Range: The difference between the maximum and minimum values of a variable gives its range.

The following sections outline the implementation in Azure Machine Learning Studio.

The first step is to convert the variables to the right data type. Search and drag the **Edit Metadata** module into the workspace.

Click on the **Launch column selector** option in the righthand side of the workspace and select the string variables from the available columns.

Once you have made selections, the selected columns will be displayed in the workspace. Next, from the dropdown options under **Categorical**, select the **Make categorical** option.

Next, click on the **Run** button at the bottom of the workspace, and right-click to **Visualize** the output.

The above output shows that the variable `workclass`

is converted to **Categorical Feature**.

The **Summarize Data** module is used to generate descriptive statistics for the variables in the dataset. This module is in the **Statistical Functions** category. Search and drag it in the workspace.

Run the experiment, and right-click to select **Visualize** to look at the output.

The following output is generated. You can look at the range of statistical measures such as count, missing value count, mean, median, and mode of each variable.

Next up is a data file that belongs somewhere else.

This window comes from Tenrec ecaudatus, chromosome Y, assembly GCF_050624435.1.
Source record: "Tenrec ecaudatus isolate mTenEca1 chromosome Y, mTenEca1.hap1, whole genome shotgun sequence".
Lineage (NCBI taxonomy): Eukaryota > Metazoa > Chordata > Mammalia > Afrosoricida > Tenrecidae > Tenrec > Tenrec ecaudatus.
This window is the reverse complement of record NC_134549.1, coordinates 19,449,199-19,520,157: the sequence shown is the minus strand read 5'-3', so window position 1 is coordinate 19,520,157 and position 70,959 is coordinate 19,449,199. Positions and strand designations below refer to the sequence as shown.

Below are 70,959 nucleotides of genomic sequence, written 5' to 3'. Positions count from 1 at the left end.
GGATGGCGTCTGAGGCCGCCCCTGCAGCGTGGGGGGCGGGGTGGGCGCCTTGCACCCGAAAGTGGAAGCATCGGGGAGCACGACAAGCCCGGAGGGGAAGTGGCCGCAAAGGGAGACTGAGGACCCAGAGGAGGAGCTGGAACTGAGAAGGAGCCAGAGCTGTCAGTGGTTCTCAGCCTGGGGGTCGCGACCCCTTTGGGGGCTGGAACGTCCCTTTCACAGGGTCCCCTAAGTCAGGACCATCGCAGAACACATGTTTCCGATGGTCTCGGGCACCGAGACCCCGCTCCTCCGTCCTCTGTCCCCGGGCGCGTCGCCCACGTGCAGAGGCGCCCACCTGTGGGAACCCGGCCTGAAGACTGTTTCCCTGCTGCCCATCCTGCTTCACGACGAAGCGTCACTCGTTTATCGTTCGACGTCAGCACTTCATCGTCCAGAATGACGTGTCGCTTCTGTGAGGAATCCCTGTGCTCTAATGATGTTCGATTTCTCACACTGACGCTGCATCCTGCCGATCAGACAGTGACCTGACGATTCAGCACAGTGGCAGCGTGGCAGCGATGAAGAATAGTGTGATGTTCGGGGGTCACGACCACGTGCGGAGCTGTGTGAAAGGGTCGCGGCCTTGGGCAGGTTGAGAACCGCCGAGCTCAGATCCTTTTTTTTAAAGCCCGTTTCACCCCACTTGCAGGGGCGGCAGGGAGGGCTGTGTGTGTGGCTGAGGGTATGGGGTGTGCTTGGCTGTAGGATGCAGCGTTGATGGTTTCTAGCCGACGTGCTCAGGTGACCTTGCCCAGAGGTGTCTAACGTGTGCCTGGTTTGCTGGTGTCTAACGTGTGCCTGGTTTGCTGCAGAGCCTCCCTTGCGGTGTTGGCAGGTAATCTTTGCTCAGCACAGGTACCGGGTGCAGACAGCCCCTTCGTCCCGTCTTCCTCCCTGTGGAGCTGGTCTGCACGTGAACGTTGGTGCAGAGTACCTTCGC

The variable `age`

has no missing values, and the mean, median, and mode values are 38.6 years, 37 years, and 36 years, respectively. The minimum age value is 17 years, while the maximum age is 90 years. This means the range of the `age`

variable is 73 years. The interquartile range can be calculated by computing the difference between the first quartile (28 years) and third quartile (48 years). This gives the IQR value of 20 years.

In the same manner, the descriptive statistics of numerical variables can be computed. The above output also shows the presence of missing values. It is advisable to clean missing values and look again at the summary statistics.

Search and drag the **Clean Missing Data** module into the experiment workspace. Connect the **Edit Metadata** module with the input port of the **Clean Missing Data** module.